Kathy Lynn
Reviewed by Hatshepsut Maatkare 10/25/2008
I love the way your mind works! Great story....absolutely captivating.
Reviewed by Sheila Roy 12/13/2007

Love the macabre ending! I've had detailed dreams about the end of the world, which I hope never come true in my lifetime. I like how this tale includes hopeful values - brilliantly written in as a dream. Amazing how you grasp the reader in your clutches in so little time. Hugs:) Sheila
Reviewed by David Perry 9/4/2007
Another wonderful work. At the end the man dreams not of survival, but of humankind in worldwide harmony. Better too late than never, I guess.
Reviewed by Lyndsey Nelson 9/2/2007
I love the ending. If all your stories are this good I can't wait to read more when I have time. Keep up the GREAT work. Truth be True-Lyndsey
Reviewed by Elizabeth Parsons 8/23/2007
A story that caught and held me from first line to last. Interesting that the salt snow more drinkable water and yet they were headed to the sea, which is salty. Intriguing story line. Thirst, I suppose was the driving force. Excellent writing. Elizabeth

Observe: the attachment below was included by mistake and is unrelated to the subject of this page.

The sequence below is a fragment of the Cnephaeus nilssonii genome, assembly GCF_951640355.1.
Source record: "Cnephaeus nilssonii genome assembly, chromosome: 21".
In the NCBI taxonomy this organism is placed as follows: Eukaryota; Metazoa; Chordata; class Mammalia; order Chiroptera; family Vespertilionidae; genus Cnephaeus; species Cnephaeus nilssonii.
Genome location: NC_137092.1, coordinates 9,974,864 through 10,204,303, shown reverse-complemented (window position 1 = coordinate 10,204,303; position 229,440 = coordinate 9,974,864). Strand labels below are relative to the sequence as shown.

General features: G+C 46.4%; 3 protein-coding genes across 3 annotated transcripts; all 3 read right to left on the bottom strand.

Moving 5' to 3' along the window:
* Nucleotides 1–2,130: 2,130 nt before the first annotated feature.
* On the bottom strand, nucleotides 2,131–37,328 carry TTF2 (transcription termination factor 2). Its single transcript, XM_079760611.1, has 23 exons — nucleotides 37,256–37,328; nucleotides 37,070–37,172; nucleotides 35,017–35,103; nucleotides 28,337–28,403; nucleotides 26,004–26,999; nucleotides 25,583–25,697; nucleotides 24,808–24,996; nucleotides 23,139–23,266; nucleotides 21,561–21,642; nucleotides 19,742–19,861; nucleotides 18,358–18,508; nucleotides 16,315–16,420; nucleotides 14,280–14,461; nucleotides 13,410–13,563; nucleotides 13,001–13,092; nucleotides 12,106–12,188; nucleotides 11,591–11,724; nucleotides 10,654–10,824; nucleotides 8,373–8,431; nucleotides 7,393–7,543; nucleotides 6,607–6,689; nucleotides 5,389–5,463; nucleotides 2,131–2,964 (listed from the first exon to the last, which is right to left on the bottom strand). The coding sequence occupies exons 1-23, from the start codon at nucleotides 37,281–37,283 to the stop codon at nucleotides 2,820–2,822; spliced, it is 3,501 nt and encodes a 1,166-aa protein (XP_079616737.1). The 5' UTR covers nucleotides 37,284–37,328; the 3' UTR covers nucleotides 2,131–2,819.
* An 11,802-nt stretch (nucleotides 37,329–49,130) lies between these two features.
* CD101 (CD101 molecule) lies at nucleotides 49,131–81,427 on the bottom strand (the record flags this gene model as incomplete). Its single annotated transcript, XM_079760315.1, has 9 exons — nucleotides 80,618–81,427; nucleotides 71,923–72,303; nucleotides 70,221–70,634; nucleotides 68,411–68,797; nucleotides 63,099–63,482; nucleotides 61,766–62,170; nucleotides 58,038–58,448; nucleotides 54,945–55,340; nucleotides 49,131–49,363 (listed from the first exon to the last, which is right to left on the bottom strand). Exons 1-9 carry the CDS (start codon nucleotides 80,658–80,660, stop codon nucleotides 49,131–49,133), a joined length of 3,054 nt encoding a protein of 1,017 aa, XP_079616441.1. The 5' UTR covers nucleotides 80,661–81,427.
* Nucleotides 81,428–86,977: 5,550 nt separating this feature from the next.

Reviewed by Mary Coe 7/11/2007
Excellent write. A very interesting story. Chilling ending.
Reviewed by MaryGrace Patterson 3/5/2007
Good images and story line. It takes the reader there. I can see and feel what's happening ! Slowly man heads toward his bitter end. ...........M
Reviewed by Cynth'ya 12/18/2006
Chilly cool Bro. Regis, VERY chilly cool!
Reviewed by Janet Bellinger 3/24/2006
Compelling read with a chilling ending. Well done, Regis.

Reviewed by Sandra Mushi 12/18/2005
Captivating write, Regis! Very descriptive. Another great one.

God bless,

Reviewed by Lisa Koosis 10/18/2005
Beautifully written. Your words have a rhythm that swept me along right to the end and you created wonderful atmosphere throughout. This is just the kind of story I love, too, so it was my good fortune that this is the first thing in your den that I selected to read. Absolutely captivating. I'll be looking forward to reading more of your work.

Reviewed by Phyllis Jean Green 10/11/2005
E x c e l l e n t ! Just hope it doesn't come true!! We Earthians have long been acting like small children left alone with a room full of rich food, tasty water, caged animals, a petting zoo and every conceivable kind of toy. Why shouldn't we take all we
want? Why shouldn't we tear things up? Always more where